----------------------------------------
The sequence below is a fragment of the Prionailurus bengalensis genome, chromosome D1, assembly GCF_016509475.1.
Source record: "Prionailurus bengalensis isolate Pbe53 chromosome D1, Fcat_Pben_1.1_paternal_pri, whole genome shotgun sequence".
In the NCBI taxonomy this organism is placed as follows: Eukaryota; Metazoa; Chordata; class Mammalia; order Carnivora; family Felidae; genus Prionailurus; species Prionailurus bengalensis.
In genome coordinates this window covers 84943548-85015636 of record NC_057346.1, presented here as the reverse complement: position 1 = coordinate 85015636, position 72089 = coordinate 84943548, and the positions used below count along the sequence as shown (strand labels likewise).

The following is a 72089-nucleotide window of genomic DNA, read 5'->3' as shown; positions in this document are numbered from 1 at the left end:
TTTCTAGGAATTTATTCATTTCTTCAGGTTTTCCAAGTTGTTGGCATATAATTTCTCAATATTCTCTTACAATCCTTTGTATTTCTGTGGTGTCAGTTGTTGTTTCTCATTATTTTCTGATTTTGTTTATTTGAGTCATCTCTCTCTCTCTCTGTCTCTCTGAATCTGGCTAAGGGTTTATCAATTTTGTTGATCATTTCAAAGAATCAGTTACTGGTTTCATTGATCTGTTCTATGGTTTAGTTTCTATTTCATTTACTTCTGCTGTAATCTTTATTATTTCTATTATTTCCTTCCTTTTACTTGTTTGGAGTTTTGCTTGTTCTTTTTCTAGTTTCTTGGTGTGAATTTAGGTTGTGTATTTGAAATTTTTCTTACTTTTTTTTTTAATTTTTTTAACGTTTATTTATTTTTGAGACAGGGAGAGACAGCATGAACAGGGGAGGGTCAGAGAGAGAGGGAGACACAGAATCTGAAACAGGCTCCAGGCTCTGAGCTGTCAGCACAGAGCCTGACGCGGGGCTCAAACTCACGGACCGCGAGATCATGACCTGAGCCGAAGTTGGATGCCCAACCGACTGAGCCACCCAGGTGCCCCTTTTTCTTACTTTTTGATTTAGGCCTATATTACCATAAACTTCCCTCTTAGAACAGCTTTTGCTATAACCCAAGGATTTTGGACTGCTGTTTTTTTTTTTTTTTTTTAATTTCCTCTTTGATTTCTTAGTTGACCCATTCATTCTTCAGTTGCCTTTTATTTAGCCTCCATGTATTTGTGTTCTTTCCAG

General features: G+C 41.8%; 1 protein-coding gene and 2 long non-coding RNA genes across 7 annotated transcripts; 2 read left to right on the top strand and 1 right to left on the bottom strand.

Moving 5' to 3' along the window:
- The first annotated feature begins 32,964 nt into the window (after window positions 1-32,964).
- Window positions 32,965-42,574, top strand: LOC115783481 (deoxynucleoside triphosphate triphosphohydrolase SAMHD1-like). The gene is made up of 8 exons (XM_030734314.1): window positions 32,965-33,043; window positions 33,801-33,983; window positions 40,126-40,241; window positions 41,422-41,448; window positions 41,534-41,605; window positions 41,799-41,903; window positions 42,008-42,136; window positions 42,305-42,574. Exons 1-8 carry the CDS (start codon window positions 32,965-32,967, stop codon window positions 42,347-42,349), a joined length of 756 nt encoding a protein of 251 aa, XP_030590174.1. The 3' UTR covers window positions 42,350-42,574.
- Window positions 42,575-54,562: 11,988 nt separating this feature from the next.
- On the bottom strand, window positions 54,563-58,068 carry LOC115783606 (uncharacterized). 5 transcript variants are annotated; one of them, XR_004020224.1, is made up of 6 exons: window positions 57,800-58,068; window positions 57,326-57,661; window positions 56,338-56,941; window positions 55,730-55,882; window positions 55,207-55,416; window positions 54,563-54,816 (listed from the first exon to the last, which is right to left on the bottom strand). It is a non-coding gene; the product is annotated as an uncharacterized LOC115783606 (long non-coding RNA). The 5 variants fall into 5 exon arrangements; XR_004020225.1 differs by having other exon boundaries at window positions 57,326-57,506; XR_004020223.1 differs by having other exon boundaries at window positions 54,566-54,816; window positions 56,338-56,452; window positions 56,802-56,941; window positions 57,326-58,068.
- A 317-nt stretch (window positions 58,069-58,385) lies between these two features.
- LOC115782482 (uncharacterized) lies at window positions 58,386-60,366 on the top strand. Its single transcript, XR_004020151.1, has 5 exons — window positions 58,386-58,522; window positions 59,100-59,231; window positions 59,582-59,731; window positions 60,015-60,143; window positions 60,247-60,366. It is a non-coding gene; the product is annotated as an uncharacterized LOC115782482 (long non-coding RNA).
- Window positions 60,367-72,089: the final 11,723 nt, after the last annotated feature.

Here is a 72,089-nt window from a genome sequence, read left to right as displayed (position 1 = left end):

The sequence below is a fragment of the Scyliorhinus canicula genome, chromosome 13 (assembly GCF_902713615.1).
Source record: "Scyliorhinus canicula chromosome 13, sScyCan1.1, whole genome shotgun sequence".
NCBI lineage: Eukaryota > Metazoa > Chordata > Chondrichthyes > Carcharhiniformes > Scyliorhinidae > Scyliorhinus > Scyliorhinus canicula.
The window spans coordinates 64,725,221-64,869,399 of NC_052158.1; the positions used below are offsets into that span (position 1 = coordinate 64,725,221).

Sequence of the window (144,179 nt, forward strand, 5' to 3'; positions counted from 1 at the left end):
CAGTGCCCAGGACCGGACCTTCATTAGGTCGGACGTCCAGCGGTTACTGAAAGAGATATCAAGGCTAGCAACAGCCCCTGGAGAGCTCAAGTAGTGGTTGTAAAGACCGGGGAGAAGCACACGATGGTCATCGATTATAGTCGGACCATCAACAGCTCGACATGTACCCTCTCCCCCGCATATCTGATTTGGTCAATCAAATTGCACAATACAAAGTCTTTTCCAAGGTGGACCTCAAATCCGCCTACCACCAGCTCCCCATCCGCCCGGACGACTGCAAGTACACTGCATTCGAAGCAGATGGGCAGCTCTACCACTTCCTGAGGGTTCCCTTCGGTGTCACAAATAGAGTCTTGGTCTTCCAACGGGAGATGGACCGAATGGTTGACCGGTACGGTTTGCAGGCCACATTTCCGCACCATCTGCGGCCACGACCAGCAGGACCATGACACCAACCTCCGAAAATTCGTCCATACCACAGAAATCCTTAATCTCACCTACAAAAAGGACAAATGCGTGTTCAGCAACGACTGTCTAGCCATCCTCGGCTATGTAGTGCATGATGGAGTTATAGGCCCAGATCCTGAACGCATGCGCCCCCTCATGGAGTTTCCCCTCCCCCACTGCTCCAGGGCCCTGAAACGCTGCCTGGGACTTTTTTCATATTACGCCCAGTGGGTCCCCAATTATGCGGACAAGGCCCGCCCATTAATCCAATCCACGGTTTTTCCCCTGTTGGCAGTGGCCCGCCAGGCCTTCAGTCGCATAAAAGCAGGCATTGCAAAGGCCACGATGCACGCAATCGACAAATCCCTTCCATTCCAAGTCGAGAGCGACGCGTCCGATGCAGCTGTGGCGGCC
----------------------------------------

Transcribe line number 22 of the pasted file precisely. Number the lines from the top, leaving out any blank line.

CAGTGCCCAGGACCGGACCTTCATTAGGTCGGACGTCCAGCGGTTACTGAAAGAGATATCAAGGCTAGCAACAGCCCCTGGAGAGCTCAAGTAGTGGTTGTAAAGACCGGGGAGAAGCACACGATGGTCATCGATTATAGTCGGACCATCAACAGCTCGACATGTACCCTCTCCCCCGCATATCTGATTTGGTCAATCAAATTGCACAATACAAAGTCTTTTCCAAGGTGGACCTCAAATCCGCCTACCACCAGCTCCCCATCCGCCCGGACGACTGCAAGTACACTGCATTCGAAGCAGATGGGCAGCTCTACCACTTCCTGAGGGTTCCCTTCGGTGTCACAAATAGAGTCTTGGTCTTCCAACGGGAGATGGACCGAATGGTTGACCGGTACGGTTTGCAGGCCACATTTCCGCACCATCTGCGGCCACGACCAGCAGGACCATGACACCAACCTCCGAAAATTCGTCCATACCACAGAAATCCTTAATCTCACCTACAAAAAGGACAAATGCGTGTTCAGCAACGACTGTCTAGCCATCCTCGGCTATGTAGTGCATGATGGAGTTATAGGCCCAGATCCTGAACGCATGCGCCCCCTCATGGAGTTTCCCCTCCCCCACTGCTCCAGGGCCCTGAAACGCTGCCTGGGACTTTTTTCATATTACGCCCAGTGGGTCCCCAATTATGCGGACAAGGCCCGCCCATTAATCCAATCCACGGTTTTTCCCCTGTTGGCAGTGGCCCGCCAGGCCTTCAGTCGCATAAAAGCAGGCATTGCAAAGGCCACGATGCACGCAATCGACAAATCCCTTCCATTCCAAGTCGAGAGCGACGCGTCCGATGCAGCTGTGGCGGCC